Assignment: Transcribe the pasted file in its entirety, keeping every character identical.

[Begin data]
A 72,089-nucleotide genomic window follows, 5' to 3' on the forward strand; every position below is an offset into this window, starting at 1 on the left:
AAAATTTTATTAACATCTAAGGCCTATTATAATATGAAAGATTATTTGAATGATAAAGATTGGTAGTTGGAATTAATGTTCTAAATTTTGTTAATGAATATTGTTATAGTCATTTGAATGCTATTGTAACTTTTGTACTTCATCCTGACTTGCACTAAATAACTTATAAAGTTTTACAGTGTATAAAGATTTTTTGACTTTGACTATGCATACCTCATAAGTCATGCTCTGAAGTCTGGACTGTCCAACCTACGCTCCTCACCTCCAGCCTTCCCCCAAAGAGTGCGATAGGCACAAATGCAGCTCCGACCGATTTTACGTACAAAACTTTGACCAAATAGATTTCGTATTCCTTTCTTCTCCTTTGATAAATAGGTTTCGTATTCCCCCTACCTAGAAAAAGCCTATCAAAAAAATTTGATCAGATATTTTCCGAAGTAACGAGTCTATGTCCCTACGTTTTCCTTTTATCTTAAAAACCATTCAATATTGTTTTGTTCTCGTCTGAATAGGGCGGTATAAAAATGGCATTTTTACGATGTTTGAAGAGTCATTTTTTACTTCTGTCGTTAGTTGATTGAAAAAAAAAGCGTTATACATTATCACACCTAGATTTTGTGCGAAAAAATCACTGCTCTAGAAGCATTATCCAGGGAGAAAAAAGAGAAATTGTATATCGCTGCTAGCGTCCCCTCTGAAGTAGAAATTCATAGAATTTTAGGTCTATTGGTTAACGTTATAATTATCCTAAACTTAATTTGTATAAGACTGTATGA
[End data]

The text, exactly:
A 72,089-nucleotide genomic window follows, 5' to 3' on the forward strand; every position below is an offset into this window, starting at 1 on the left:
AAAATTTTATTAACATCTAAGGCCTATTATAATATGAAAGATTATTTGAATGATAAAGATTGGTAGTTGGAATTAATGTTCTAAATTTTGTTAATGAATATTGTTATAGTCATTTGAATGCTATTGTAACTTTTGTACTTCATCCTGACTTGCACTAAATAACTTATAAAGTTTTACAGTGTATAAAGATTTTTTGACTTTGACTATGCATACCTCATAAGTCATGCTCTGAAGTCTGGACTGTCCAACCTACGCTCCTCACCTCCAGCCTTCCCCCAAAGAGTGCGATAGGCACAAATGCAGCTCCGACCGATTTTACGTACAAAACTTTGACCAAATAGATTTCGTATTCCTTTCTTCTCCTTTGATAAATAGGTTTCGTATTCCCCCTACCTAGAAAAAGCCTATCAAAAAAATTTGATCAGATATTTTCCGAAGTAACGAGTCTATGTCCCTACGTTTTCCTTTTATCTTAAAAACCATTCAATATTGTTTTGTTCTCGTCTGAATAGGGCGGTATAAAAATGGCATTTTTACGATGTTTGAAGAGTCATTTTTTACTTCTGTCGTTAGTTGATTGAAAAAAAAAGCGTTATACATTATCACACCTAGATTTTGTGCGAAAAAATCACTGCTCTAGAAGCATTATCCAGGGAGAAAAAAGAGAAATTGTATATCGCTGCTAGCGTCCCCTCTGAAGTAGAAATTCATAGAATTTTAGGTCTATTGGTTAACGTTATAATTATCCTAAACTTAATTTGTATAAGACTGTATGA